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Labette County residents weigh in on potential wind farm 

Credit:  By Steffen Reals | KSNF/KODE | Mar 31, 2021 | www.fourstateshomepage.com ~~

LABETTE COUNTY, Ks. – Labette County could be the newest site for wind farms – but not everyone is excited about it.

Helen Erickson, Labette County Resident, said, “We are 31.7 miles away. We see the flashing lights at night.”

Wednesday’s Labette County Commission meeting was where residents gathered to voice their concerns about the potential RWE wind farms. While an agreement has yet to be reached, RWE has already begun talking to local landowners.

Cole Proehl, Labette County Commissioner, said, “They’ve leased their land, there has been some leases taking place between individual landowners.”

While this will benefit those who have already leased their land, it doesn’t have the same benefit for others.

Ron Eggers, Labette County Resident, said, “I’m not in that footprint, I’m on the edge of the footprint, I’m going to receive all the negative, but I got nothing positive.”

During the construction, Labette County would receive an economic boost from RWE.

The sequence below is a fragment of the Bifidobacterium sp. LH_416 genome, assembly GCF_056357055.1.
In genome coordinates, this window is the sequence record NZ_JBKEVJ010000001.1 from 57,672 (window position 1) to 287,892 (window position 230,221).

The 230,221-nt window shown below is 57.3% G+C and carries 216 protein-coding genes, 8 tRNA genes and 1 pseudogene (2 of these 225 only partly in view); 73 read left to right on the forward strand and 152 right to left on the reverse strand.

“They have a 10 year tax abatement, so they don’t pay property taxes, but they do compensate the county as a whole for the impact,” said Proehl.

This has residents concerned for what the project could mean for their roads that can’t handle the construction.

“You have that much abuse going over them, it doesn’t take long to break down,” said Erickson.

For the project, RWE would keep up the roads so those concerns won’t be a problem.

“The roads would need to be improved in some areas and they would need to be upkept for the life of the project,” said Proehl.

Now heading into negotiations, county commissioners want to keep residents and Labette’s best interests at heart.

“We need to be transparent with whatever is going on, whatever agreements are being worked on, be transparent about that to our citizens,” said Proehl.

Source:  By Steffen Reals | KSNF/KODE | Mar 31, 2021 | www.fourstateshomepage.com

This article is the work of the source indicated. Any opinions expressed in it are not necessarily those of National Wind Watch.

The copyright of this article resides with the author or publisher indicated. As part of its noncommercial educational effort to present the environmental, social, scientific, and economic issues of large-scale wind power development to a global audience seeking such information, National Wind Watch endeavors to observe “fair use” as provided for in section 107 of U.S. Copyright Law and similar “fair dealing” provisions of the copyright laws of other nations. Send requests to excerpt, general inquiries, and comments via e-mail.

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